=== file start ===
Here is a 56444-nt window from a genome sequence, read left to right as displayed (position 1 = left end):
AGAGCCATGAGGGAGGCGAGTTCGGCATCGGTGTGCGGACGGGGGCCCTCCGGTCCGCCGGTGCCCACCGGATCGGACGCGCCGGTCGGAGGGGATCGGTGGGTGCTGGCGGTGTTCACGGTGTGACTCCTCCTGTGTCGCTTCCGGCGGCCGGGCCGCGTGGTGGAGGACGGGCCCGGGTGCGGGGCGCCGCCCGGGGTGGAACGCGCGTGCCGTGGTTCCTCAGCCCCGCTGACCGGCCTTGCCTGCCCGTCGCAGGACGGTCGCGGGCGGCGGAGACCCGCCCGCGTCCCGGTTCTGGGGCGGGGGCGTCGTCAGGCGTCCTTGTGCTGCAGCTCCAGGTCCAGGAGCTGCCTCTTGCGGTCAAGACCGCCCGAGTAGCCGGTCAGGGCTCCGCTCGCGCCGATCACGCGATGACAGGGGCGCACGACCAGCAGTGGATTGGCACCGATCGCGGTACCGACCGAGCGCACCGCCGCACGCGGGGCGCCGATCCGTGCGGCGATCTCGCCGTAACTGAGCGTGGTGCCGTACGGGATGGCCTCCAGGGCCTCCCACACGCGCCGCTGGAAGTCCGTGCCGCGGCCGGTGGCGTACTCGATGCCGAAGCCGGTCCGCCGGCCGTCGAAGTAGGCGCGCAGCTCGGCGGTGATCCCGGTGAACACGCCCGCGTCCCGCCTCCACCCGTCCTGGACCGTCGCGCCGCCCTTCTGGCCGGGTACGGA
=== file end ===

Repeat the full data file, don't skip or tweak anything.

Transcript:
Here is a 56444-nt window from a genome sequence, read left to right as displayed (position 1 = left end):
AGAGCCATGAGGGAGGCGAGTTCGGCATCGGTGTGCGGACGGGGGCCCTCCGGTCCGCCGGTGCCCACCGGATCGGACGCGCCGGTCGGAGGGGATCGGTGGGTGCTGGCGGTGTTCACGGTGTGACTCCTCCTGTGTCGCTTCCGGCGGCCGGGCCGCGTGGTGGAGGACGGGCCCGGGTGCGGGGCGCCGCCCGGGGTGGAACGCGCGTGCCGTGGTTCCTCAGCCCCGCTGACCGGCCTTGCCTGCCCGTCGCAGGACGGTCGCGGGCGGCGGAGACCCGCCCGCGTCCCGGTTCTGGGGCGGGGGCGTCGTCAGGCGTCCTTGTGCTGCAGCTCCAGGTCCAGGAGCTGCCTCTTGCGGTCAAGACCGCCCGAGTAGCCGGTCAGGGCTCCGCTCGCGCCGATCACGCGATGACAGGGGCGCACGACCAGCAGTGGATTGGCACCGATCGCGGTACCGACCGAGCGCACCGCCGCACGCGGGGCGCCGATCCGTGCGGCGATCTCGCCGTAACTGAGCGTGGTGCCGTACGGGATGGCCTCCAGGGCCTCCCACACGCGCCGCTGGAAGTCCGTGCCGCGGCCGGTGGCGTACTCGATGCCGAAGCCGGTCCGCCGGCCGTCGAAGTAGGCGCGCAGCTCGGCGGTGATCCCGGTGAACACGCCCGCGTCCCGCCTCCACCCGTCCTGGACCGTCGCGCCGCCCTTCTGGCCGGGTACGGA